Pavia and Europe

Imperial Abbeys in Pavia


The Italian peninsula, expanding the European continent in the Mediterranean basin, over the centuries was a crossroads of migrations of people who met and clashed, giving rise to fertile cultural exchanges.
The military, commercial, religious etc, identities of different populations grafted their own peculiarities on the cultural traditions of Greek-Latin matrix cultivated in monasteries and then in universities, and over the centuries they shaped modern Europe on the ground of the Roman Empire.

(540 – 1024)

The two towns of Mediolanum and Ticinum (ancient names of Milano and Pavia, respectively), in turn and in different ways, played the role of gravity centres of the political power, often in conflict between each other because of having been both royal and imperial capitals in same past period.


Detail showing Pavia and Milano from Segment IV of the Tabula Peuntingeriana (National Library of Vienna), medieval copy on parchment of a lost Roman original


In the late antiquity Milano, a capital of the Roman Empire, was the site of the meeting of Ambrose and Augustine, two great persons, to whom in spring 2004 Milano dedicated an important exhibition.
The former was a powerful man of action from the North, while the latter was rhetorician and a man of high culture from Africa; they both were the expression of the same cultural roots that shaped the Western European culture for ever.


Mosaic showing Ambrose, bishop (Basilica of Sant’Ambrogio, Milano)
Copy of the fresco of the 6th c. showing probably Saint Augustin, Roma, Sancta Sanctorum.


In 387 Augustine, rhetorician and brilliant thinker born in Northern Africa, met Ambrose, born in the Gallic region, Imperial governor in Milano and acclaimed bishop in 374. The meeting shows, and at the same time symbolizes, a relation between Mediterranean and Northern cultures; certainly it must be considered in the context of the Roman empire but to some extent presages the multi-ethnic dynamics of modern Western Europe.


Formella showing Augustine listening at the sermon of Ambrose bishop in Milano. Arca in San Pietro in ciel d’oro Pavia


The life and personality of Saint Augustine is of topic interest because of his never quiet attitude for search that drove him from the African province first to Rome and later to Milano, a capital at that time, where Ambrose was a high-grade officer before being elected as the bishop by the people in a delicate moment for the imperial political power.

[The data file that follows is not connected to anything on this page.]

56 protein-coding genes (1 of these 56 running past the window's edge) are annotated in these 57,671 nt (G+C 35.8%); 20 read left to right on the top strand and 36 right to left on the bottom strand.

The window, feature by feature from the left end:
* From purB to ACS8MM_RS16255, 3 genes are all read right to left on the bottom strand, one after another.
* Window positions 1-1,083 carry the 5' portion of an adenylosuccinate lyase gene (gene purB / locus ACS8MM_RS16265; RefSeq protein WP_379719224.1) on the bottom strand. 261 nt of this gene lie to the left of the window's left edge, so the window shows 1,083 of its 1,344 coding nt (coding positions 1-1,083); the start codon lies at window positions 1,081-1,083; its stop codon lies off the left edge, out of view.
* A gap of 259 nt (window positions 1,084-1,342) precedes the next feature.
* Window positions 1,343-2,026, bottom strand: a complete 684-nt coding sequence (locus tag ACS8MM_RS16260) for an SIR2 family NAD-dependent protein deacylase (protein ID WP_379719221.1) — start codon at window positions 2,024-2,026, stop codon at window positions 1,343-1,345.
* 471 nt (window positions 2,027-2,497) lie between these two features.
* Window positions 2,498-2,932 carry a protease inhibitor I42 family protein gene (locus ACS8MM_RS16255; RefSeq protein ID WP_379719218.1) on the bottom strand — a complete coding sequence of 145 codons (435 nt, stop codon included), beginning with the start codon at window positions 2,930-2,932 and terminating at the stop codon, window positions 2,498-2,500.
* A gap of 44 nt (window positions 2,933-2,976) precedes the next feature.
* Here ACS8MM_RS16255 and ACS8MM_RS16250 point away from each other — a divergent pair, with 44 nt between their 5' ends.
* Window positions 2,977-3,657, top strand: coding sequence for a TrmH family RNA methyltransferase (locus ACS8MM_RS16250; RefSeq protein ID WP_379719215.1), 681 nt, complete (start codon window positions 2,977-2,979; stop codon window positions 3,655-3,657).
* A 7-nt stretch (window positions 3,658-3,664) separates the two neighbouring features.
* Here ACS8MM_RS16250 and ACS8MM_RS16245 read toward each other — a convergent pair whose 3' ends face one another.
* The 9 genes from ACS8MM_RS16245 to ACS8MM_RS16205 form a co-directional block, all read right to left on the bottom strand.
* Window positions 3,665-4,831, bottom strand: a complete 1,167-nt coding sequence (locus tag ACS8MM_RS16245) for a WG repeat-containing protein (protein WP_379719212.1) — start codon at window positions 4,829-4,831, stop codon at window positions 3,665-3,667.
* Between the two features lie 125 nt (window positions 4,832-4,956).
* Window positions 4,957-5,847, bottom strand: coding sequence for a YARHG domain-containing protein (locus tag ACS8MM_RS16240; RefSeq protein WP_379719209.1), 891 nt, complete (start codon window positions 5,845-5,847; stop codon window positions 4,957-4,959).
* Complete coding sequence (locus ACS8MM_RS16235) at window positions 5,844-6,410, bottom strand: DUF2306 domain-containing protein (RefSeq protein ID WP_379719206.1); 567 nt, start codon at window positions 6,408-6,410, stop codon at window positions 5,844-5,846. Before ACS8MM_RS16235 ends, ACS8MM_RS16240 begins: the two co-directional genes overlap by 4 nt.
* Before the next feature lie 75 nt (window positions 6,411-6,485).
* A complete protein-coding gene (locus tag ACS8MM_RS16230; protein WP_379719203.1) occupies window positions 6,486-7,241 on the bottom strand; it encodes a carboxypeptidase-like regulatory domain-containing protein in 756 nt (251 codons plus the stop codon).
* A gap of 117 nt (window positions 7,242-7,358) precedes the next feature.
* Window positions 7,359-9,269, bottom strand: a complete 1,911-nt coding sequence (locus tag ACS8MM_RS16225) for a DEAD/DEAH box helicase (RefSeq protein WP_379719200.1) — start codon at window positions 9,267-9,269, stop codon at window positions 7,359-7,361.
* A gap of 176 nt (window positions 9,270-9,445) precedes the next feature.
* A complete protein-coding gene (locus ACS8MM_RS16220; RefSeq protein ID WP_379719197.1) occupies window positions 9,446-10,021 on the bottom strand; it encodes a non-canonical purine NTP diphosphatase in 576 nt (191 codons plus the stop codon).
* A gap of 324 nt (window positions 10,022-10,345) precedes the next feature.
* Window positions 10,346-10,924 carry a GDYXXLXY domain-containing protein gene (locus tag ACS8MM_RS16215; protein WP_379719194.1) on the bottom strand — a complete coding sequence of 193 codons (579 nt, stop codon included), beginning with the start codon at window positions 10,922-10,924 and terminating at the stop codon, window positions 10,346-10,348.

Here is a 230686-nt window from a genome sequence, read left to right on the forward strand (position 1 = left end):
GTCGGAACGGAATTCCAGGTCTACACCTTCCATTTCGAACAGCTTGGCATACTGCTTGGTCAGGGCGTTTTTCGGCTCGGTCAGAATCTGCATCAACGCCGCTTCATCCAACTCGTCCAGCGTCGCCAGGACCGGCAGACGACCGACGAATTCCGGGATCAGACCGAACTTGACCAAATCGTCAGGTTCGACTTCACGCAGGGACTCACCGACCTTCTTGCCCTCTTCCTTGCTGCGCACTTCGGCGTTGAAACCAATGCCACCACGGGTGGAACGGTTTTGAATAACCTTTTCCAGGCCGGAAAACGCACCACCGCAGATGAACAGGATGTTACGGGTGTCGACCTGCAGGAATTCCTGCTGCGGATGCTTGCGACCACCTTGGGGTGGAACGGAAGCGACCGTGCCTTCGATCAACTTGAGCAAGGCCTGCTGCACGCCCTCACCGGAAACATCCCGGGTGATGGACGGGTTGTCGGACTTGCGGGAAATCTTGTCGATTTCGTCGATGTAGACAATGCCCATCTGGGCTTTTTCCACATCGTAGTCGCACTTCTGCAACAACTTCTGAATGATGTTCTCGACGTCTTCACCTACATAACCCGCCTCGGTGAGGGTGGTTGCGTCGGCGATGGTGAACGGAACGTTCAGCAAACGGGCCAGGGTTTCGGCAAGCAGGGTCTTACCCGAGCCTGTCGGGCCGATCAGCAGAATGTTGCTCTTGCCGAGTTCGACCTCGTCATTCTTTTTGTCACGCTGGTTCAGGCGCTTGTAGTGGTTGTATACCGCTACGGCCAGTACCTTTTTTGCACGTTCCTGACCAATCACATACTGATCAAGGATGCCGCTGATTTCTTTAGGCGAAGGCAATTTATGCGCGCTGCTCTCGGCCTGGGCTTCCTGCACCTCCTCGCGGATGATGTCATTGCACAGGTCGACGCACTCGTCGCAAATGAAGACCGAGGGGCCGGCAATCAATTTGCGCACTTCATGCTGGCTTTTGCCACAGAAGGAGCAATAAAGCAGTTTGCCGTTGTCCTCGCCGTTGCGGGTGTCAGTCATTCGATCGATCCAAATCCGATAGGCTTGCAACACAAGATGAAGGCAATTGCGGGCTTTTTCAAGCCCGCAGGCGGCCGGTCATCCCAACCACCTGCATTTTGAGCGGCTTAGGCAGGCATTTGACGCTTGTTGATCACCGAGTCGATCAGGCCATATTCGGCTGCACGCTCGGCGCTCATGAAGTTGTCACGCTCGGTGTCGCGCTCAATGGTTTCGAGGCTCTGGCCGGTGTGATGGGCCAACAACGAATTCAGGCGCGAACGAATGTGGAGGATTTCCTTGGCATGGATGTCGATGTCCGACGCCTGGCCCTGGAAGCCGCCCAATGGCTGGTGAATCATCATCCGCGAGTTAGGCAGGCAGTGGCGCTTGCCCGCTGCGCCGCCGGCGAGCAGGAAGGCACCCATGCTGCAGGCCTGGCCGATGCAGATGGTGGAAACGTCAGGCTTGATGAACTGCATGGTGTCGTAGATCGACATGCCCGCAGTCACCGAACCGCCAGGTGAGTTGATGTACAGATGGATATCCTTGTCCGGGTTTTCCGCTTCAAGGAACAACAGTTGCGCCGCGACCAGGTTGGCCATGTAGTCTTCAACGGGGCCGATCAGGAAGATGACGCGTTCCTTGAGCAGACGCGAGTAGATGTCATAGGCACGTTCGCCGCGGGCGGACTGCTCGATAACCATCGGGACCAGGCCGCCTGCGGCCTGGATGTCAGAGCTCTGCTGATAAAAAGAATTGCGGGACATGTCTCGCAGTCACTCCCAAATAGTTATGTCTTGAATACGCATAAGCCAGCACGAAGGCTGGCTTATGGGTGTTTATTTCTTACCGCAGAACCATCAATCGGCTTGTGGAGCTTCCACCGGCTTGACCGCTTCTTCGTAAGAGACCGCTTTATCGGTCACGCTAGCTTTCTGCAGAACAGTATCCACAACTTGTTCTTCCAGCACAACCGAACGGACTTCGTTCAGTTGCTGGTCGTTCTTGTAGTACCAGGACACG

Formella showing Augustine, master, between the towns of Milano and Rome, Arca in San Pietro in ciel d’oro, Pavia.


The meeting with Saint Ambrose provoked a religious conversion in Augustine that led him to baptism , after his return to Africa, he became the bishop of Hippo where he died in 430 after establishing a rule (Regula) for the common life of monks ; this rule crossed centuries and boundaries in Europe and still is the reference for religious orders all over the world.


Formella showing the Baptism of Augustine in the Milano cathedral, Arca in San Pietro in ciel d’oro, Pavia


After their deaths, as the archbishop of Milano the first (+397), and as the bishop of Hippo the second (+430), a singular post-mortem destiny brought them together again


In fact, about in 725 the Lombard king Liutprand moved the body of the African bishop to Pavia (the capital of his kingdom), and here it is preserved in the basilica of St. Peter in the golden sky, while the body of Saint Ambrose is preserved in the nearby Milano, in the Basilica of Sant’Ambrogio.


Representation of the Translation of the body of Saint Augustine to Pavia, sculpted on the Arca in San Pietro in ciel d’oro, Pavia
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